The Limit of our Senses

photo by Ben Kreukniet

As an artist I create installations that combine sound, light and technology to reveal phenomena that shape our perception. I work in many different contexts, from museums and galleries, to public space and live performance and my experience in each of these greatly influences the way I approach the others. With this in mind my focus as an immersion research fellow was the line between observation and experience, and how technology influences our relationship with the world around us and each other.

I create installations as instruments to explore ideas, often translating them into spatial experience. Following this approach, discussions and research during this fellowship informed the development of a new audio-visual work In Our Minds Eye

The starting point for this installation was to consider the apparent limit of human senses and how we use technology to expand this field. The installation explores the notion that a huge percentage of reality consists of what we cannot observe and only see in our minds eye. 

The thinking here is on one hand in reference to objects or phenomena too small, too large, or too far away. On the other, in reference to those right in front of or around us that we simply cannot see or that our brain filters out as perhaps deemed unnecessary for survival. 

This installation focuses on human vision and how it has evolved based on our environment to be centred around three distinct colour bands – red, green and blue. It’s for this reason that digital screens are designed to be comprised of grids of red, green and blue light diodes, which are mixed together to create the impression of 16 billion colours (well, in the case of 24-bit). Meanwhile digital cameras utilise red, green and blue light sensors arranged in grid arrays to detect and convey image data.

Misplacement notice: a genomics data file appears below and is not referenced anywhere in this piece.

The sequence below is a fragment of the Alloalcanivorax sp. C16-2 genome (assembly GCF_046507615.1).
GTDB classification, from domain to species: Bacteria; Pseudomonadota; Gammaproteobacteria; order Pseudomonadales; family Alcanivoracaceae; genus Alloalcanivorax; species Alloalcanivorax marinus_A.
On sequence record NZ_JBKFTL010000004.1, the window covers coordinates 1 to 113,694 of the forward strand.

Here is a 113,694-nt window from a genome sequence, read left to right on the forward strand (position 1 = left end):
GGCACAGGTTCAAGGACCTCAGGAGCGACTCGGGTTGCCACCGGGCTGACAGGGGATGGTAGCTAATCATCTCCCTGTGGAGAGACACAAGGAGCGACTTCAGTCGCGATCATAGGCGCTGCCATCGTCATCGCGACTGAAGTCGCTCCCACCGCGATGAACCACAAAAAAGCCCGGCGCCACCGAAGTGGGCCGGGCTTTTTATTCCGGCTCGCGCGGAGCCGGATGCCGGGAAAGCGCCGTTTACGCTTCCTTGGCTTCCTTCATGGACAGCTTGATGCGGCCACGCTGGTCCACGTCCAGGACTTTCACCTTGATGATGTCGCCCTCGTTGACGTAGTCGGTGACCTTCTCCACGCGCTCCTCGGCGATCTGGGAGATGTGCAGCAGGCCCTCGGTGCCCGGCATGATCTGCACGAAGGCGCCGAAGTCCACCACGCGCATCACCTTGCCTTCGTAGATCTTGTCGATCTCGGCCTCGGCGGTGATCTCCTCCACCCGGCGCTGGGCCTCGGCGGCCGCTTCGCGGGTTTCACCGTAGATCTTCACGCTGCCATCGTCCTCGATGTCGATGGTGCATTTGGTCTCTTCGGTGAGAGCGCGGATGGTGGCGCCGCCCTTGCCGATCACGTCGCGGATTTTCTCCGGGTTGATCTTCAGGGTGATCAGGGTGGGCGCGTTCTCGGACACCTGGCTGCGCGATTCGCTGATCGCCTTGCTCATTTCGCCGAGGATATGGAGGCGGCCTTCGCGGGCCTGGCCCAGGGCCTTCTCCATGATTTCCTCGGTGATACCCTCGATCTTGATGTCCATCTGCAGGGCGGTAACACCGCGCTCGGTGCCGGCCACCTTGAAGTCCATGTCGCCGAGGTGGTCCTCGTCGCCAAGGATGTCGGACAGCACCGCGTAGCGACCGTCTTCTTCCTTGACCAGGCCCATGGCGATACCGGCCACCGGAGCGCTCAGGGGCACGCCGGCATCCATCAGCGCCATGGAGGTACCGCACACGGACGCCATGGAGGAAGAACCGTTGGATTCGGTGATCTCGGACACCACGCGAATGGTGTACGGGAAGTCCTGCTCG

In Our Minds Eye is inspired by the resulting feedback loop created between man and technology – how these technologies, invented based on human perception,  in turn influence and change how we see and experience the world. 

The work is designed to de-construct this mechanism in two parts: [a] a light sculpture in a vitrine that can only be viewed from the outside, and [b] an audio-visual installation in a black-box gallery space which the viewer is invited to enter.

Together these works invite you to draw a line between observation and experience. In the case of the light sculpture [a], which is effectively a light drawing of the installation inside, you are only able to observe from one side. Apart from the parallax effect you get by walking past it, the effect is not dissimilar to looking at a screen. For the installation [b] you have a choice: to stand outside the perimeter and observe others from outside, or to enter and experience it for yourself.

In opposition to so much of today’s technology that is increasingly complex and opaque to us, all of the physical components of the installation are custom made by hand and designed to be transparent to the viewer. Lighting circuit boards are left exposed and speakers are held in cast acrylic tubes, all suspended on thin wires in an effort to create a sense of openness.

Inside, the installation uses light and sound to occupy the surrounding space. A 360 array of lights and speakers creates a sequence that begins with a single point of white light, expands to a circular field, and sub divides into colour components of red, green and blue. The installation scans through frequency bands of light and sound to reveal how these change your feeling of the space, and eventually appears to be digitised into fields of data rather than the original light that we started with.
Meanwhile a flat, central disc of prismatic material refracts light in such a way as to transform points into circular waves and divide it into its spectrum. Creating a physical reference frame for the digital animation around the perimeter and a nod to the wave-particle duality of light itself. The central object of the installation provides a focal point but is also a red herring, as the experience is more of a result of the surrounding light and sound.